Dear JWR: You don’t always need a snow plow to to free up the streets in a snow-bound neighborhood. I found a video that shows a U.S. military surplus M35 2-1/2 Ton (“Deuce and a Half”) truck being used to pack down snow. – Solar Guy   Mr. Rawles, We in dry Central Texas are having the opposite problem from your “Snowmageddon” contributors: Dry wind-blizzards. On Monday, February 25th we had dry, sunny weather combined with high winds all day and night. I stepped outside after lunch to check the mail. Uhh-Ohh. The brush pile fire we had burned almost …




Letter Re: Surviving Snowmageddon

James, Regarding the recent piece Surviving Snowmageddon: The precursor to Seattle’s 2012 storm was the December 2008 Snowpocalypse. While the power outages weren’t as severe as 2012, the well-publicized driving conditions were nightmarish. [JWR Adds: Ditto for driving Seattle’s steep streets in 2010.] The storm hit during a workday and dropped about two feet of snow across the Puget Sound region. Temps were in the teens, visibility was whiteout, and the snow remained on the ground at least 10 days – quite rare for these parts. People were totally unprepared, especially for the drive home. Freeway traffic was literally at a stand …




Surviving Snowmageddon, by Lugknut32

In January, 2012 Washington State went through what the locals called Snowmageddon. My family and I had just returned from being stationed in Germany for the preceding nine years. Some of our belongings were still packed up out in the garage. Mostly my “camping” things. Having just started at the new assignment, I had not yet taken the time to unpack everything. I had bought some heavy duty shelves for the garage (in anticipation of unpacking my gear). While in Germany, I was stationed in Bavaria (Schweinfurt and Graffenwoehr specifically). I had been raised in the Midwest, so I was …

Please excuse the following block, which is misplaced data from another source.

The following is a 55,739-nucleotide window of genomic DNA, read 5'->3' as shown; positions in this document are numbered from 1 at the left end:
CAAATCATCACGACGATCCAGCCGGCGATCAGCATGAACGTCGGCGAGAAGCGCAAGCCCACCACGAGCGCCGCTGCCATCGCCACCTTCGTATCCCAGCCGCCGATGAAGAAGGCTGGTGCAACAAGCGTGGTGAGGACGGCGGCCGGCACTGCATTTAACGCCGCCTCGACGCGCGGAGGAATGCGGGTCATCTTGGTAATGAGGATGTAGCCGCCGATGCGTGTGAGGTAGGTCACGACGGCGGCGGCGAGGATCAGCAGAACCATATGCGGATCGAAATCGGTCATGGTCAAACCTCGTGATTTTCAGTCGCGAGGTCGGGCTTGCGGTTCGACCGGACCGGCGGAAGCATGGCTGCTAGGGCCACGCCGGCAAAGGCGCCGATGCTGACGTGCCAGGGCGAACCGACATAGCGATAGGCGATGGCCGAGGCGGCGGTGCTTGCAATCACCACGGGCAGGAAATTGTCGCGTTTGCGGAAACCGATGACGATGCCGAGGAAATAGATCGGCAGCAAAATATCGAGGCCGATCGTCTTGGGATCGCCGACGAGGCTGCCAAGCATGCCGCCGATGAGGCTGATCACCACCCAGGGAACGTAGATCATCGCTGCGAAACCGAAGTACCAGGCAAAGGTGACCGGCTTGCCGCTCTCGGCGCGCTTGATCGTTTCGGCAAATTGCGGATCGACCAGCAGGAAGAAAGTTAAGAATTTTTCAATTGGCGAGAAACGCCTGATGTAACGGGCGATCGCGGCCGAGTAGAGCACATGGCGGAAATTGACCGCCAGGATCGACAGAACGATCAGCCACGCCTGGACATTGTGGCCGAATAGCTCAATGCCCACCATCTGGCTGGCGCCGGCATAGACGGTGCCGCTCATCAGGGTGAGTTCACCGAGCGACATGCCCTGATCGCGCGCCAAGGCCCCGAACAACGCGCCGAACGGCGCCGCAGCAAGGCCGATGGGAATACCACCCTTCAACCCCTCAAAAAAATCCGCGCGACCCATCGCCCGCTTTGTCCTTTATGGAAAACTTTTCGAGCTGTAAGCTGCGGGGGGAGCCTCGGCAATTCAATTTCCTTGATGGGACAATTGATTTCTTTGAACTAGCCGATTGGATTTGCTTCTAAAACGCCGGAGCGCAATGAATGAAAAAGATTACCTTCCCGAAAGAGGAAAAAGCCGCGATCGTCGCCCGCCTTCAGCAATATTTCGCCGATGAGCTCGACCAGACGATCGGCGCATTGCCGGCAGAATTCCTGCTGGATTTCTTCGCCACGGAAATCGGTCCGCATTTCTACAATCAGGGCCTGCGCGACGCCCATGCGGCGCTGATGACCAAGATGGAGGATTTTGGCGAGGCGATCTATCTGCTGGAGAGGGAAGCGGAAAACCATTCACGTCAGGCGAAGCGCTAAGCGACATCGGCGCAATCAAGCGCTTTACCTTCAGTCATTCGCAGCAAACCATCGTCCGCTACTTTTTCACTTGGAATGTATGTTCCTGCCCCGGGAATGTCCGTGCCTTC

Emergency Bags for Your Vehicle, by Z.T.

Most preppers probably have a pretty good handle on how to assemble a bug-out-bag (BOB). And, it’s probably so large and ungainly, that it gets stuck in the closet, just like mine. Let’s be honest, are you going to have it when you need it? I think we have covered the likelihood of being at home when “it” happens in plenty of detail in the past. We have seen that the chances of you being at home on your couch with your BOB beside you are slim. What about all the other situations? In other words, where to you spend …




Letter Re: Observations on Winter Storm Nemo

Mr. Rawles, In the past few days, I have noticed many articles and threads from preppers regarding the northeast and our recent  snowfall. The general feeling is that we (from New England/New York) did not learn anything from Hurricane Sandy, and were again caught unprepared. Multiple news clips and sound bites  seem to support this. What the rest of the country seems not to realize, is that empty grocery stores, power outages, and blocked roads are a way of life here in New England, and have been for as far back as we can recall.  The prepper community is always speculating …




Michael Z. Williamson: Telecom Cable Rooms and Salt Water–A Bad Combination

This article bears special mention: Into the vault: the operation to rescue Manhattan’s drowned internet Hurricane. Steve [an acquaintance who is a telephone lineman] wrote to note: “Having a cable vault under a central office flood is a major disaster in the telecom industry. One splice getting wet is a big job. Losing the entire office brings up comments like I didn’t want any days off this year. Having fixed splices like this that have gotten wet I have a good idea what is involved to fix this. It’s a lot of slow meticulous work. If the damage is only …




Two Letters Re: Hurricane Sandy After Action Reports

Sir: I am an 18 year old guy in a family of 8 in a suburban home 10 miles from the nearest city in central New Jersey.   We knew it was coming a week in advance. So did just about everyone in the tri-state area. There was no hiding the fact. Even with a looming election, Hurricane Sandy got “saturation media coverage”. Terms like “superstorm” , “catastrophic”, and “unprecedented” were being used in almost every Hurricane Sandy story. This storm was supposed to bring catastrophic damage to New Jersey and New York, with moderate rain, high winds, and an …




Three Letters Re: Hurricane Sandy After Action Reports

James Wesley, By now you probably know that the mountains of West Virginia got snow generated by Superstorm Sandy so our local disaster looks somewhat different than other areas.  In our case we got better than 3 feet of very heavy wet snow dumped on us in short order.  Trees came down over a couple of day period in numbers great enough to make walking outside hazardous. One of the local farm families I know had to cut their way to the barn to care for the live stock and then cut their way back home.  Over a week later …